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"Set around the 1920s Wall Street boom and crash, this moving literary puzzle packs personal and cerebral punch through stories within stories that unpack the nature of truth, power, and our relationship to money."

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LoveReading Says

LoveReading Says

Like shards of light glinting through a prism, Hernan Diaz’s Trust casts multiple perspectives on the same privileged married couple to reveal truths about human nature, the nature of truth, and our connections to capital.

It’s a cunning, captivating novel with all the draw of a mystery as it presents stories within stories within stories, unwrapping different realities through writing that spans the muscular, the beautiful, and the elemental. Exploring power, money, privilege, intellect, guilt, and finding ways of living that are at odds with the norm, it’s a moving literary riddle with emotional drive.

At the heart of this Russian doll of a novel is a 1938 novel called Bonds. A book that’s taken New York society by storm for its account of an eccentric, ultra-wealthy couple during the age of excess – Benjamin Rusk, a socially awkward Wall Street tycoon, and Helen Rusk, a socially awkward, whip-smart woman who was born into aristocracy and becomes a philanthropic patron of the arts.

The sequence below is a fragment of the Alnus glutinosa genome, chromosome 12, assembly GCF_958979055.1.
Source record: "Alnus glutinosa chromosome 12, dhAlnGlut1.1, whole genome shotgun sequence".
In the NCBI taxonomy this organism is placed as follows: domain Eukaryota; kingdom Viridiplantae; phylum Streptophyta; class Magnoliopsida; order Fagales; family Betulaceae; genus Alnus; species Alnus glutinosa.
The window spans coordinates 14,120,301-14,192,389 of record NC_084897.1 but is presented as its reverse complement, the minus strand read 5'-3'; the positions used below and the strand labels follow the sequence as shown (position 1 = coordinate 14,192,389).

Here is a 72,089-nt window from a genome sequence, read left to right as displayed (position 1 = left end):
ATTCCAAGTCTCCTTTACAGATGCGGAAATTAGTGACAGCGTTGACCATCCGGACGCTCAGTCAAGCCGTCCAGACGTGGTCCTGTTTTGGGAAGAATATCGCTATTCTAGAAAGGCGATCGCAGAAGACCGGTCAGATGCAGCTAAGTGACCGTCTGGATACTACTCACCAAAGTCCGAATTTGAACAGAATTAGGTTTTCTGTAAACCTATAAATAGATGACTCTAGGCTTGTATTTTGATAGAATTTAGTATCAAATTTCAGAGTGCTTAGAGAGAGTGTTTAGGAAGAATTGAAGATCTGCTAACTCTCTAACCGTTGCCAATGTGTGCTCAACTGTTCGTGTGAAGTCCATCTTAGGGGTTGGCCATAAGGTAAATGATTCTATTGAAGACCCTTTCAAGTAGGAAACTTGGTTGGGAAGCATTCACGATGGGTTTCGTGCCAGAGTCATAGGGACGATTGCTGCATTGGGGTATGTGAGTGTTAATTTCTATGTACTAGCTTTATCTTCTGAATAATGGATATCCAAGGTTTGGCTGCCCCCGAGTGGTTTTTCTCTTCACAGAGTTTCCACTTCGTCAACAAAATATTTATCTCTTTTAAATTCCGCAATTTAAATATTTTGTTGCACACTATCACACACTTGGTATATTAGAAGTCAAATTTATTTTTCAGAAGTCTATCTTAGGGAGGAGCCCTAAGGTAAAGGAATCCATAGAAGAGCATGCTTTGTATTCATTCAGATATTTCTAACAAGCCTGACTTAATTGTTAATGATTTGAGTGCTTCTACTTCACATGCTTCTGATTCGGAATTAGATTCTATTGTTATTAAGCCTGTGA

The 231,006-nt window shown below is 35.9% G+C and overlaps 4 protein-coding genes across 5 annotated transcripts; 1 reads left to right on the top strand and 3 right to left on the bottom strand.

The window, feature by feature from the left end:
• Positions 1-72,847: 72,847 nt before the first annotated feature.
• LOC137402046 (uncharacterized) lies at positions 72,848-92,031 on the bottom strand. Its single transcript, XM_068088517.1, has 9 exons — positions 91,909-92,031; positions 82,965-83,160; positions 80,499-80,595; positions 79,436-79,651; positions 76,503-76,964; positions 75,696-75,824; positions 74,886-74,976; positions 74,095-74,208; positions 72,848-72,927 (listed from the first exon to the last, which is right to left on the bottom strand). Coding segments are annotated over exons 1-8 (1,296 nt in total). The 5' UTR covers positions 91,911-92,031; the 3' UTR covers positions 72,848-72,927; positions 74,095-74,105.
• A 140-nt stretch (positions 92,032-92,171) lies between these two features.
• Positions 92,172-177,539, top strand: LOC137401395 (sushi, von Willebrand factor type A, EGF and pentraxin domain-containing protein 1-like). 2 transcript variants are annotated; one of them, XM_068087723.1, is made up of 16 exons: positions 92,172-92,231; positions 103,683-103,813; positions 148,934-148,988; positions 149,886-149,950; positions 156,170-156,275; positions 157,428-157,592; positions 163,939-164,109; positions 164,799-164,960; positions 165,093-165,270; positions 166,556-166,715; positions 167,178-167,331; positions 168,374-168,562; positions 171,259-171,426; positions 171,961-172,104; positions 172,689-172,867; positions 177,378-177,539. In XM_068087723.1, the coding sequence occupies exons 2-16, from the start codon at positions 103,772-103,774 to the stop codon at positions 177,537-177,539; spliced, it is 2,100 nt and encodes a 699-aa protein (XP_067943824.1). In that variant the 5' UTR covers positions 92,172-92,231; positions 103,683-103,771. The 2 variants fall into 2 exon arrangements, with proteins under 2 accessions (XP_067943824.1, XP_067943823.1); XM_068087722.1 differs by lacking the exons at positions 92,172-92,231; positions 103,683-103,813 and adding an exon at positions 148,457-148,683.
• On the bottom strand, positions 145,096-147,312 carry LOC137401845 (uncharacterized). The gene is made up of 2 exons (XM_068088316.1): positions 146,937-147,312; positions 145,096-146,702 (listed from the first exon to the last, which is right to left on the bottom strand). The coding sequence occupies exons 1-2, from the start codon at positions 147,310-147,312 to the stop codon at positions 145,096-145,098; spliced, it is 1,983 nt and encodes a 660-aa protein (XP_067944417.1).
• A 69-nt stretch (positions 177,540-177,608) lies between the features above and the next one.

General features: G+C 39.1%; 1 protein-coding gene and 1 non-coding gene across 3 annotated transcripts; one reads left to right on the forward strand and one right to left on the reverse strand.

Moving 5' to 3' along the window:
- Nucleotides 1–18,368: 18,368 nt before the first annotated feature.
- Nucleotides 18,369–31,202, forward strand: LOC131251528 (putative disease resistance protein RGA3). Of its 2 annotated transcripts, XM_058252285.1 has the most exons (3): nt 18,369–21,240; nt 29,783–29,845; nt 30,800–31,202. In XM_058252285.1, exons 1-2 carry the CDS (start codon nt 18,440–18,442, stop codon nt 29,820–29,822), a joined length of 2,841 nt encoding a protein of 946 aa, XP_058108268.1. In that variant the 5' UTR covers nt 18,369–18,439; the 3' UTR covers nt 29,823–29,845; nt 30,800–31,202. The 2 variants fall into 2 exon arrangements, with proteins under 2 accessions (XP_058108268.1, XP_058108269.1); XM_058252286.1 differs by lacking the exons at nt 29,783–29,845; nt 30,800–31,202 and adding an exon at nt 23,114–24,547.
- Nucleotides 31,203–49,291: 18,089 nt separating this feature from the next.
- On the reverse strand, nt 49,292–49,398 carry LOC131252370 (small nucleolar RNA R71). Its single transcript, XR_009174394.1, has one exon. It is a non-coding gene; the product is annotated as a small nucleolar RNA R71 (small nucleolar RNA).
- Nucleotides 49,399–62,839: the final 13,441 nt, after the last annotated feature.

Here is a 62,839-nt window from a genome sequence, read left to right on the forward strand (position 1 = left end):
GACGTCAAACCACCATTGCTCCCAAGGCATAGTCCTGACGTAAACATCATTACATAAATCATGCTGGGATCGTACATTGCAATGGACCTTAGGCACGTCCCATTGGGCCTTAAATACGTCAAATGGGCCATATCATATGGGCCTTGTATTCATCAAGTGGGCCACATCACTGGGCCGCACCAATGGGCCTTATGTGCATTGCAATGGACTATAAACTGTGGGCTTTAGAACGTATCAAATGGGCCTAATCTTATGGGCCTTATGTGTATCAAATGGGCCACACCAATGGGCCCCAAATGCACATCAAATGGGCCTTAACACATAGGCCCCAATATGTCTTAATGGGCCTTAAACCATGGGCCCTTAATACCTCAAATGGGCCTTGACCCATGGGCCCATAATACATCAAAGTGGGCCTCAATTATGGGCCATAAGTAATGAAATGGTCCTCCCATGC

But some challenge how Bonds presents the real-life couple (Mildred and Andrew) on which the Rusk’s story was based, as Trust’s other stories reveal with tremendous dexterity when a young woman, Ida, is hired to present (a different version of) the couple’s truth. The novel culminates in an exquisitely orchestrated crescendo when we’re given access to Mildred’s journal through Ida’s attempt to sift fiction from fact.

Appropriately enough, towards the end of Trust, Mildred’s journal quotes a music-themed line by Jean Rhys: “The orchestra played Puccini and the sort of music that you always know what’s going to come next, that you can listen to ahead, as it were”. While knowing “what’s going to come next” is keenly pertinent to Mildred and Andrew’s story, this quote also riffs on the nature of Diaz’s wider novel – it is unlikely readers know what’s coming next, and that’s part of the point; deception often runs deep and lurks beneath multiple ruses.

De-shrouding truth and myths around money and the desire to acquire it, Trust is the kind of special novel that has the power to shift how we see the world.

Joanne Owen

Star Books

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